Bircher's Swiss Muesli Recipe
Bircher's Swiss Muesli
Flavors of Switzerland

Cooking time: None
Waiting time: 15 minutes

Difficulty: Easy
Chef's Note

The original muesli was developed by Swiss doctor Maximilian Bircher-Benner at the turn of the 20th century. A pioneer in nutrition, the good doctor developed the cereal to heal patients in his Zurich sanitarium. Contrary to common belief of the time, he espoused a diet rich in whole, raw foods and started every meal with a bowl of raw oats and apples. Doctors of the time, who believed in a well-cooked diet, often walked out during his conferences in outrage upon hearing such revolutionary ideas.

Few tips

  • This recipe calls for pourable yogurt or kefir. If using thicker style yogurt, increase the milk or other liquid used in the recipe
  • If lactose intolerant, try soy or almond yogurt and milk
  • Add hazelnuts, brazil nuts or sunflower seeds instead of almonds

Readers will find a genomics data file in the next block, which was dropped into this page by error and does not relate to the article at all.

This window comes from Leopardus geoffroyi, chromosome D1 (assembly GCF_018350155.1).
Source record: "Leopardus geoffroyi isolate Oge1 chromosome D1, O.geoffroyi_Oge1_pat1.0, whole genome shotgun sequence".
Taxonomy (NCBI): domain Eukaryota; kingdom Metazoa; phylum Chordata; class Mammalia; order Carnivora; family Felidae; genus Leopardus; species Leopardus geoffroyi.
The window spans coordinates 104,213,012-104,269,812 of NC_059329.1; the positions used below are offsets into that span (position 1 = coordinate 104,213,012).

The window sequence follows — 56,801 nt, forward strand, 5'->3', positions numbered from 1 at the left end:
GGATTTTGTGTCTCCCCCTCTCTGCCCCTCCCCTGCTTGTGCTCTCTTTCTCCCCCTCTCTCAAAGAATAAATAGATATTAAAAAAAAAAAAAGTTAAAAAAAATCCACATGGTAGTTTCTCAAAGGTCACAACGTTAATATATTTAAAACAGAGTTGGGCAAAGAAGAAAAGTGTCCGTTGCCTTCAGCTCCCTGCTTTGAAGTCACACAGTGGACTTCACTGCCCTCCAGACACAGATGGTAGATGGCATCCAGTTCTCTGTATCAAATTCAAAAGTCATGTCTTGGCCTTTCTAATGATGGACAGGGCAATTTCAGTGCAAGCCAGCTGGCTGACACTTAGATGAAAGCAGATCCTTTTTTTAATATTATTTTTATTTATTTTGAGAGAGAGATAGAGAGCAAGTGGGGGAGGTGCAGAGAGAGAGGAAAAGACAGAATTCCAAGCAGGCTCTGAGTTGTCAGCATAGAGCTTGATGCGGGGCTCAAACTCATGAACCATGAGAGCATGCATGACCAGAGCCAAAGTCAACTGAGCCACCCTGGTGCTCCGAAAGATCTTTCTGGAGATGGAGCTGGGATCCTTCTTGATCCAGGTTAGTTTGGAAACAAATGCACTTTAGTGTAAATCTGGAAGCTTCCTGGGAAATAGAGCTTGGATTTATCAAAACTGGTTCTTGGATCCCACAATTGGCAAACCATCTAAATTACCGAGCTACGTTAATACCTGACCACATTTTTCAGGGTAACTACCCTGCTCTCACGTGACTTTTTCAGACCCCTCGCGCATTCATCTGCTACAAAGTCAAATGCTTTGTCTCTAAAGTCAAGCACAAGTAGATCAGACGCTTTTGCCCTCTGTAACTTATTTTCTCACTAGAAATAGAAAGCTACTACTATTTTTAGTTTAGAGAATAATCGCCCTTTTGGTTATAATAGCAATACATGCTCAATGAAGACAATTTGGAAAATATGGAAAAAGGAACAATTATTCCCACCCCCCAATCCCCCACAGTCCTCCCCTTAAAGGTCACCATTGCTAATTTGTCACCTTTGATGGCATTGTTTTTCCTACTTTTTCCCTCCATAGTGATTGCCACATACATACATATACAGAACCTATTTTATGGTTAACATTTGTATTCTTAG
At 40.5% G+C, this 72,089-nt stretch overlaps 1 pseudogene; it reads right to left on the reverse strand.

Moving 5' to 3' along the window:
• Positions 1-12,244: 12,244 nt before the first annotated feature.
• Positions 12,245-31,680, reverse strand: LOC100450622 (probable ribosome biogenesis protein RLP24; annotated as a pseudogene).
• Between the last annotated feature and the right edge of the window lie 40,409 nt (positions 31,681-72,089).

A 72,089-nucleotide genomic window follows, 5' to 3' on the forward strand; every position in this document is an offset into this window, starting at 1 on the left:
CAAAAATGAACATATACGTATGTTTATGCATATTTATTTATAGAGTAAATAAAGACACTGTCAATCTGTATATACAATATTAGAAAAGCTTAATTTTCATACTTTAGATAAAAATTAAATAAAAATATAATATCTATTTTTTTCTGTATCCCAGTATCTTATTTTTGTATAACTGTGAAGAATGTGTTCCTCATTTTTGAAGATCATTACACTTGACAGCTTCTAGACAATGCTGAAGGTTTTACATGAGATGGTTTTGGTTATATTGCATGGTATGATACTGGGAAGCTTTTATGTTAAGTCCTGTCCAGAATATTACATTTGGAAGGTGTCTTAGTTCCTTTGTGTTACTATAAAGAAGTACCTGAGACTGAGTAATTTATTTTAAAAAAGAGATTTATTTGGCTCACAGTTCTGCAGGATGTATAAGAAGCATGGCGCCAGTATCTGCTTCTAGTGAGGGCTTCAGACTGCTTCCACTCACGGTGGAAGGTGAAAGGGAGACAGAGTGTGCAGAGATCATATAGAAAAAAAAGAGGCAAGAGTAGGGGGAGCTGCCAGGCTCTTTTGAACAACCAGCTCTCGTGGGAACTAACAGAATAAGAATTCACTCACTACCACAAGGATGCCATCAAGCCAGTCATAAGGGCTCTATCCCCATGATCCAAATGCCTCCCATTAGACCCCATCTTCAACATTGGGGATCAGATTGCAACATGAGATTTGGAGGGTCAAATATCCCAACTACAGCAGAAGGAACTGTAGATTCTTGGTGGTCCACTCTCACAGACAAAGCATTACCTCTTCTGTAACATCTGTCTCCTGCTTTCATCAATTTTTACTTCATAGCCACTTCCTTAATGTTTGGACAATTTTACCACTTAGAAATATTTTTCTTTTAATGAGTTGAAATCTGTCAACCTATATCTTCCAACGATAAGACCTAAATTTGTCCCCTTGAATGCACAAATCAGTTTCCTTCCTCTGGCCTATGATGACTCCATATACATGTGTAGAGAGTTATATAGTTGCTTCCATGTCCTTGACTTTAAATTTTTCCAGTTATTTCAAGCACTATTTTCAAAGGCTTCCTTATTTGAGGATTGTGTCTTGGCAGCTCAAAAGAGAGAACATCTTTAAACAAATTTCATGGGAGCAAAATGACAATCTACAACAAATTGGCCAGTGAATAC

• Sprinkle with seasonal berries, if available or choose ground flax seeds or chia seeds for extra fiber and nutrients.

Why Raw Oats ?
Oats are a medicine by themselves. They contain more soluble fiber than most other grains. They are more digestible. They can help lower harmful cholesterol while increasing good cholesterol, thus reducing risk of heart disease. Oats contain inositol, which can act as a natural anti-depressant and numerous vitamins, minerals and antioxidants and are a good source of protein.

For 2 servings

- 250 ml / 1 cup eaw oatmeal
- 250 ml / 1 cup plain or vanilla yogurt
- 125 ml / 1/2 cup milk
- 15 ml / 1 Tbsp. honey
- 1 apple
- 1 pear
- 1 mango
- 15 ml / 1 Tbsp. raisins or chopped dried fruit
- 15 ml / 1 Tbsp. walnuts, almonds or pecans, chopped
  1. Core apple and pear. Pit and peel mango. Chop or dice fresh fruits.
  2. Combine oatmeal, yogurt, milk and honey. Start with 1/2 cup of milk and set aside for about 15 minutes, until oatmeal absorbs the liquid. Add more milk if a thinner consistency is desired.
  3. Combine oatmeal mixture with the fresh fruits, nuts and raisins, stirring gently with a spatula so as not to bruise the fruit.
More recipe ideas

Photo courtesy of Dairy Australia
The Dietician Association of Australia suggests a tropical version based only on fresh fruits and nuts. It add the pulp of one passionfruit instead of raisins or dried fruits

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